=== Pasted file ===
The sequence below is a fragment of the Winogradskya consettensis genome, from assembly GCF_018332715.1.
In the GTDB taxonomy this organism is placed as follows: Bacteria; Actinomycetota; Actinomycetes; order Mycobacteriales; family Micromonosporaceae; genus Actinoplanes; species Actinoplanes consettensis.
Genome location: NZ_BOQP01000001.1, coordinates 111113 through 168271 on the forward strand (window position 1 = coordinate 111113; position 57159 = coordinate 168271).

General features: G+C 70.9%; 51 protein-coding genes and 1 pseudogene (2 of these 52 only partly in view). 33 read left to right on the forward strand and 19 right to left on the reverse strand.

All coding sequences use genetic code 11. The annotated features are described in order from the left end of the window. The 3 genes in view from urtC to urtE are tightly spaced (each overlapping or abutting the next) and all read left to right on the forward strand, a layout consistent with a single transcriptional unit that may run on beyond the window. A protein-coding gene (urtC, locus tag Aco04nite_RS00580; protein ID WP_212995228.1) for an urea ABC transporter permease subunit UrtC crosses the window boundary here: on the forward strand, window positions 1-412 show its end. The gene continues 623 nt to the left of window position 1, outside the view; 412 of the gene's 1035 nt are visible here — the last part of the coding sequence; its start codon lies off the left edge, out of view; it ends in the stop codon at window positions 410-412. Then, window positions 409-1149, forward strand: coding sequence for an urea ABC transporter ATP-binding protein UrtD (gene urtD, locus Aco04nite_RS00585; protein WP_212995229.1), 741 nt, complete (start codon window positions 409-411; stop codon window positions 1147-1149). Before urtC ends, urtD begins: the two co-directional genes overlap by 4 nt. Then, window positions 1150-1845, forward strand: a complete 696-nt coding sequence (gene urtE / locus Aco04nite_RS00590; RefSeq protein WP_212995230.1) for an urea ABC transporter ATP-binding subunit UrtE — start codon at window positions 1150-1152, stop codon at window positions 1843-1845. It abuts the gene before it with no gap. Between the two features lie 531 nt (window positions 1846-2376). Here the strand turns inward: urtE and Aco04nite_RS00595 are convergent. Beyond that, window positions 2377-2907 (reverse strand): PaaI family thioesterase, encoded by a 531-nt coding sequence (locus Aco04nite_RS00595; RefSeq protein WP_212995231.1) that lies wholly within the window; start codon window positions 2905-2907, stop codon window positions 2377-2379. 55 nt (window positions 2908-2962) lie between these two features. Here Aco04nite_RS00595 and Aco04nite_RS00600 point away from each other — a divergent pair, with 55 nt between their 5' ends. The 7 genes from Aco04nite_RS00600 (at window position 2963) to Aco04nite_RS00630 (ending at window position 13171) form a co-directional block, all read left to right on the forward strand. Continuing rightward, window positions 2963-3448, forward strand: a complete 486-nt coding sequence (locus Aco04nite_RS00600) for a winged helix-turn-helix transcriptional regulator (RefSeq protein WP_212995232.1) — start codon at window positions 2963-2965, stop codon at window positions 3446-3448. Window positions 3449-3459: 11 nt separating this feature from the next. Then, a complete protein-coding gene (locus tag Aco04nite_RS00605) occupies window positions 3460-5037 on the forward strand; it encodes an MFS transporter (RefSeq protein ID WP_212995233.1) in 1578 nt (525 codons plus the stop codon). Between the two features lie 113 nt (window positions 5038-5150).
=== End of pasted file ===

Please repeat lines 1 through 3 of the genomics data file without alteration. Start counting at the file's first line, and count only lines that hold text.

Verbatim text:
The sequence below is a fragment of the Winogradskya consettensis genome, from assembly GCF_018332715.1.
In the GTDB taxonomy this organism is placed as follows: Bacteria; Actinomycetota; Actinomycetes; order Mycobacteriales; family Micromonosporaceae; genus Actinoplanes; species Actinoplanes consettensis.
Genome location: NZ_BOQP01000001.1, coordinates 111113 through 168271 on the forward strand (window position 1 = coordinate 111113; position 57159 = coordinate 168271).